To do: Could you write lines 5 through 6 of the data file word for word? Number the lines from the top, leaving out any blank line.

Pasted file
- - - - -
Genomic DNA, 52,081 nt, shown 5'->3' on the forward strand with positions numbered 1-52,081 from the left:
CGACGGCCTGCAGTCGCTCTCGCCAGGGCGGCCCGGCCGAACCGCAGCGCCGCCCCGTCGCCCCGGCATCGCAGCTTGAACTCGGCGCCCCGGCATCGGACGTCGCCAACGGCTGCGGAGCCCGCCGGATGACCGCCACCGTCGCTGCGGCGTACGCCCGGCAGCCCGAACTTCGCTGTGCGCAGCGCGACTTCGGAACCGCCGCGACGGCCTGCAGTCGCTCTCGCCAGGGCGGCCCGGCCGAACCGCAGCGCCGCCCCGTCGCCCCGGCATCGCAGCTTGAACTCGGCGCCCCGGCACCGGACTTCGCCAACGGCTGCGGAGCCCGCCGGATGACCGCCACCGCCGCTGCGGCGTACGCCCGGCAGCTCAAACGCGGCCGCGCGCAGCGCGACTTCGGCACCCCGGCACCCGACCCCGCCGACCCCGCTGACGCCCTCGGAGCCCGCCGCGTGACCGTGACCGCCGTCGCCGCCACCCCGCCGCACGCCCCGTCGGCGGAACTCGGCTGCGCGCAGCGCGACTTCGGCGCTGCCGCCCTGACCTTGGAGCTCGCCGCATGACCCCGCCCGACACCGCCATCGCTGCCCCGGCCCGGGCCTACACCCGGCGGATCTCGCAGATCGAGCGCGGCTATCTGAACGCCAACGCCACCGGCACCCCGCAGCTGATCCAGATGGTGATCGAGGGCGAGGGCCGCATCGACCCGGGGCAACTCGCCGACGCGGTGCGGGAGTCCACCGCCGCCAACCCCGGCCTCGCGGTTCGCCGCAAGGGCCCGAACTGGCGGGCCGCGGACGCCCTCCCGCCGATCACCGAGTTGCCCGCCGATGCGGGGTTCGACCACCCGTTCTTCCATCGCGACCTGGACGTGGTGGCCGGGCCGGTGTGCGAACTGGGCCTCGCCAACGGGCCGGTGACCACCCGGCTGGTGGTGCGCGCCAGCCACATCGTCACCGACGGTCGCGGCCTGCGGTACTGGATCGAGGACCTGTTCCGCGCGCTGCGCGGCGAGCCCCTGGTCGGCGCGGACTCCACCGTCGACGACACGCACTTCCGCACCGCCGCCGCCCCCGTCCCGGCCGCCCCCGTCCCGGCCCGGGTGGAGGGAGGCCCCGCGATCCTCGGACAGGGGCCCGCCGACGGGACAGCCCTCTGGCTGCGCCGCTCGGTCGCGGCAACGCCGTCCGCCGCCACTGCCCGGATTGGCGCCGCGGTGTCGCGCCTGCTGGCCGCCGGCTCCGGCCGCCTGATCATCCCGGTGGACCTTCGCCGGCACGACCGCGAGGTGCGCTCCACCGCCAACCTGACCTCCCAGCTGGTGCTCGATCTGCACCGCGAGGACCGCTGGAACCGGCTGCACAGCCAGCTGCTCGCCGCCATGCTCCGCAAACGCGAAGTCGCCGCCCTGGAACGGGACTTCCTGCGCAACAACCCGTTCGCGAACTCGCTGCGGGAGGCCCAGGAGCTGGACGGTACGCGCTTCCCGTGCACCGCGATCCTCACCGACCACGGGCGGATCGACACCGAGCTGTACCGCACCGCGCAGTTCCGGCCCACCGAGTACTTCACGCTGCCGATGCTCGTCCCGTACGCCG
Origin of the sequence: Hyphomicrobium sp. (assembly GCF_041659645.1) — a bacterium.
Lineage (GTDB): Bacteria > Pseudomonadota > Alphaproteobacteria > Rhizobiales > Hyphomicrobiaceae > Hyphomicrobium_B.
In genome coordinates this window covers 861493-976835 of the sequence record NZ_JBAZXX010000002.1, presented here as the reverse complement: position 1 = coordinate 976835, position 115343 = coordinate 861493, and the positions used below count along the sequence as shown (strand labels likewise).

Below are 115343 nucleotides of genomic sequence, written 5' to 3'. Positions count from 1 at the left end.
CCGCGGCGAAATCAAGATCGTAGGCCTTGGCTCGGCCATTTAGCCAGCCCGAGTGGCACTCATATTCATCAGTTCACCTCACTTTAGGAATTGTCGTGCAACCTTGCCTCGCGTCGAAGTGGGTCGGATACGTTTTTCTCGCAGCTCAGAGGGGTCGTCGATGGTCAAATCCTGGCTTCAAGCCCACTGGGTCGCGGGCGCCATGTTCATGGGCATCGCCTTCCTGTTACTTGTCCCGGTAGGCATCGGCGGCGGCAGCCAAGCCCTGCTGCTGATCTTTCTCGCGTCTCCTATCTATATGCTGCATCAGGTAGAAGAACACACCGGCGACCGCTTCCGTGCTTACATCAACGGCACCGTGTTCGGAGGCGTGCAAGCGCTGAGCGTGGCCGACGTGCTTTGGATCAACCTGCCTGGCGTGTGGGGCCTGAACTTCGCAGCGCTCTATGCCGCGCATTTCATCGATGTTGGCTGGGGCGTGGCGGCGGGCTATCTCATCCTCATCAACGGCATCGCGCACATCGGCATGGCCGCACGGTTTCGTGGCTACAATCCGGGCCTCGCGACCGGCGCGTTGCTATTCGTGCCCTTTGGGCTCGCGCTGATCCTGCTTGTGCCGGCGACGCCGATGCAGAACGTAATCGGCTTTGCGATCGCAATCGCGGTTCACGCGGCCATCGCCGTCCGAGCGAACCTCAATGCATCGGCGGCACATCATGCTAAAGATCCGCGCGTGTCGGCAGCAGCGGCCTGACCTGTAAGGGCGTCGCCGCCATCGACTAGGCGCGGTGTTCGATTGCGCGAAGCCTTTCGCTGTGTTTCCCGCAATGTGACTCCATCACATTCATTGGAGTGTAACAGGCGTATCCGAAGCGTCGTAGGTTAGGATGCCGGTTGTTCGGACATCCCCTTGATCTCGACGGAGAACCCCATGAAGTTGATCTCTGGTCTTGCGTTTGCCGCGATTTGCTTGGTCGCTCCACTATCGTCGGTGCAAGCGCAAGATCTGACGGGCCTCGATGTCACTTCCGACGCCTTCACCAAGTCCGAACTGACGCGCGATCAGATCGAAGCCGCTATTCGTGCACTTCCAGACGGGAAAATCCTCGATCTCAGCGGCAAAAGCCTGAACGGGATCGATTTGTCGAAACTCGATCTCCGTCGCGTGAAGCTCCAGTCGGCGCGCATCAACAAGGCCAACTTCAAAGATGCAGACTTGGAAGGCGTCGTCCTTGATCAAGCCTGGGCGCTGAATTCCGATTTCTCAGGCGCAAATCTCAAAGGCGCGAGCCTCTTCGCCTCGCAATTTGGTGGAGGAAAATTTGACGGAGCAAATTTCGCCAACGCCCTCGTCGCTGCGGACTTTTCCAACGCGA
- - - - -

In genome coordinates this window covers 861493-976835 of the sequence record NZ_JBAZXX010000002.1, presented here as the reverse complement: position 1 = coordinate 976835, position 115343 = coordinate 861493, and the positions used below count along the sequence as shown (strand labels likewise).

Below are 115343 nucleotides of genomic sequence, written 5' to 3'. Positions count from 1 at the left end.